Feeling adventurous, and determined to sample the local product in the one nation that would definitively know how to make it correctly, I ordered an espresso. What was presented to me was nothing like what I had produced so many times by my own hand – the espresso was topped with a luxurious cap of crema, and the bouquet of the bean, instead of being acrid, was almost sweet, even without the addition of sugar. Tipping the cup to my lips, the taste was a revelation – intense, yet not bitter, and smooth on the palate. I spent the rest of our trip ending each of our meals in Florence, Capri and Rome with a single shot of espresso, accompanied only by a single sliver of lemon rind. Since then, I’ve often considered buying a machine for our kitchen, but was hesitant to do so, having heard unkind tales of inexpensive, underpowered machines, but also unwilling and unable to spend thousands of dollars for a higher quality one.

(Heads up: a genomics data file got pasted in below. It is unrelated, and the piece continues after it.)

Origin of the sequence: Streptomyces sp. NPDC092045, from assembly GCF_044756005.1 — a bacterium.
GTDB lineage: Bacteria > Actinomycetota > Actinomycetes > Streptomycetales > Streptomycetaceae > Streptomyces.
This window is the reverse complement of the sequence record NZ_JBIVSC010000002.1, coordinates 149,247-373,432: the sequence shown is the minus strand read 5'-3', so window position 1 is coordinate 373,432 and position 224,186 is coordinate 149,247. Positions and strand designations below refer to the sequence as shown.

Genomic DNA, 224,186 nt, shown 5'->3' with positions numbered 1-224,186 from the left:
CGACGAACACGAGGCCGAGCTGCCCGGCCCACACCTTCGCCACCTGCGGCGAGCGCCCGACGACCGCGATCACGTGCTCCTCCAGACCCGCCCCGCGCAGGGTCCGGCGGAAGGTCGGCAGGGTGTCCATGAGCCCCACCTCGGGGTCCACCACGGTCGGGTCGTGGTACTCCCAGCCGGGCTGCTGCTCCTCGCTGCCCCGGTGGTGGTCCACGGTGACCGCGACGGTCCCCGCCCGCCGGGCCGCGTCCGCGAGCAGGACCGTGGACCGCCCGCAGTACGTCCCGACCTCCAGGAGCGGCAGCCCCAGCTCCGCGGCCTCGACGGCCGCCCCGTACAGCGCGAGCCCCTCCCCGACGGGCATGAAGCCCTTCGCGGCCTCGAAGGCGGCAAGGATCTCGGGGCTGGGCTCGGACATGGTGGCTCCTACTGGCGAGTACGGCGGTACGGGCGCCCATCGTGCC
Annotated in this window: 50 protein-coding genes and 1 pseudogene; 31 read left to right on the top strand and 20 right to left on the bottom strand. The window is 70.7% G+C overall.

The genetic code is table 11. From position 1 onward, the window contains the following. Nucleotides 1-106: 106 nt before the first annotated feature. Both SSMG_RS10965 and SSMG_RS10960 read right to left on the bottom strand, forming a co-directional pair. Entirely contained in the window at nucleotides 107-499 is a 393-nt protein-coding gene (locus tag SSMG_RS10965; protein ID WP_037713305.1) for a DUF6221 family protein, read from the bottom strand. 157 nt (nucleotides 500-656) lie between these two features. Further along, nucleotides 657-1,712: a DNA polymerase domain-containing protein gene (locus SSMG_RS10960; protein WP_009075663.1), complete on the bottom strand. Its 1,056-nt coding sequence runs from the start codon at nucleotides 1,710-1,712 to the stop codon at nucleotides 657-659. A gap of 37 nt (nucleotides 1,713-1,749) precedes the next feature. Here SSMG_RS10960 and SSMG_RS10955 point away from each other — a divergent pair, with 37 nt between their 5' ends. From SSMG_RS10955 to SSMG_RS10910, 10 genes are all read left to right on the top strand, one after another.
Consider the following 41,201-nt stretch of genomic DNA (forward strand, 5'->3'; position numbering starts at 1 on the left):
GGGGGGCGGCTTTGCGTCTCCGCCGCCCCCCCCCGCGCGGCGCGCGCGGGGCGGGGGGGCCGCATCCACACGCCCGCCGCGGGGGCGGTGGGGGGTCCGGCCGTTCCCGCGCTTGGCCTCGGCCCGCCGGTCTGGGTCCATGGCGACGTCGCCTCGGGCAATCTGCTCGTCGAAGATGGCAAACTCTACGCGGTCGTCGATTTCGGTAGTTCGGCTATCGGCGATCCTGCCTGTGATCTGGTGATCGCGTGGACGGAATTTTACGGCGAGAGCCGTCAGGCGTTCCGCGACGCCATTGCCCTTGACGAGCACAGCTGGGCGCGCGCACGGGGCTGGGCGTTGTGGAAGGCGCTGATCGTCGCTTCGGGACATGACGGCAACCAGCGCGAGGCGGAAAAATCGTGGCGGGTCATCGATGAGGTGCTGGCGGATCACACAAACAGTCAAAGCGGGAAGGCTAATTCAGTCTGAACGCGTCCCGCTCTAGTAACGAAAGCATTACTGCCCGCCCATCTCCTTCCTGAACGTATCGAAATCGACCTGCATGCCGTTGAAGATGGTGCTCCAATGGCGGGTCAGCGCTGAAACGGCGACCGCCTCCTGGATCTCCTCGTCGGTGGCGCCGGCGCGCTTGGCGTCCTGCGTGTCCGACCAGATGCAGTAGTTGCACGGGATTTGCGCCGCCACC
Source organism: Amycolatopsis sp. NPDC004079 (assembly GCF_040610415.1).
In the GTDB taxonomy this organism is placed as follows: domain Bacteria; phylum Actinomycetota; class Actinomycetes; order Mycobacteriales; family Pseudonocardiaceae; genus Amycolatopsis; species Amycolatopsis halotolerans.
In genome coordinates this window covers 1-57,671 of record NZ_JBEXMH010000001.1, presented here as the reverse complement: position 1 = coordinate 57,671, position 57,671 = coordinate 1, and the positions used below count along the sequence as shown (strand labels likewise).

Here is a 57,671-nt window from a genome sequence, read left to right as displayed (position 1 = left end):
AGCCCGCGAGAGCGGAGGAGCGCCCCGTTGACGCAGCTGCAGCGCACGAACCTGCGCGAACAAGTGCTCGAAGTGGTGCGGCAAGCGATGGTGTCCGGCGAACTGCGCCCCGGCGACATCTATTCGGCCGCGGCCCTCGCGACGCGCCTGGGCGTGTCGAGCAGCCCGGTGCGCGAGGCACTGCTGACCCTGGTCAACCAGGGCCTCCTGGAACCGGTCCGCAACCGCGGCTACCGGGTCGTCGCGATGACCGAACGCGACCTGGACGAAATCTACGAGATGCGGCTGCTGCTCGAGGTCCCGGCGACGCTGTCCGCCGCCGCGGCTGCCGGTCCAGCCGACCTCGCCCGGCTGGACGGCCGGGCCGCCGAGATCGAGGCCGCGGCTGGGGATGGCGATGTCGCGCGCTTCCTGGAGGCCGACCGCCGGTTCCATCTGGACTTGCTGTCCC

I’ve spent the last two weeks testing a demonstration unit of the new CitiZ espresso machine, manufactured by Nespresso and available for purchase in the United States on August 1. For you espresso geeks, I will certainly revel in all of the details of my experience, but for everyone else, here’s my summary: The Nespresso CitiZ produces a perfect cup of espresso, one that rivals the depth and quality of the product that is served in European restaurants.
If you’re in the midst of performing research on espresso machines for home or office use, you probably already know that the key to high quality espresso, one that features a thick layer of crema and maximum extraction of flavor, is the amount of pressure produced in the process. While most consumer-level espresso machines produce 15 bars of pressure, the pump-driven Nespresso CitiZ outputs 19 bars. The results speak for themselves – each shot of espresso that I have made has consistently been capped with a generous layer of golden foam, and the flavor profile is spot-on for how espresso should taste. Honestly, I never expected an espresso machine that is designed for home use to deliver results that so closely matched restaurant quality.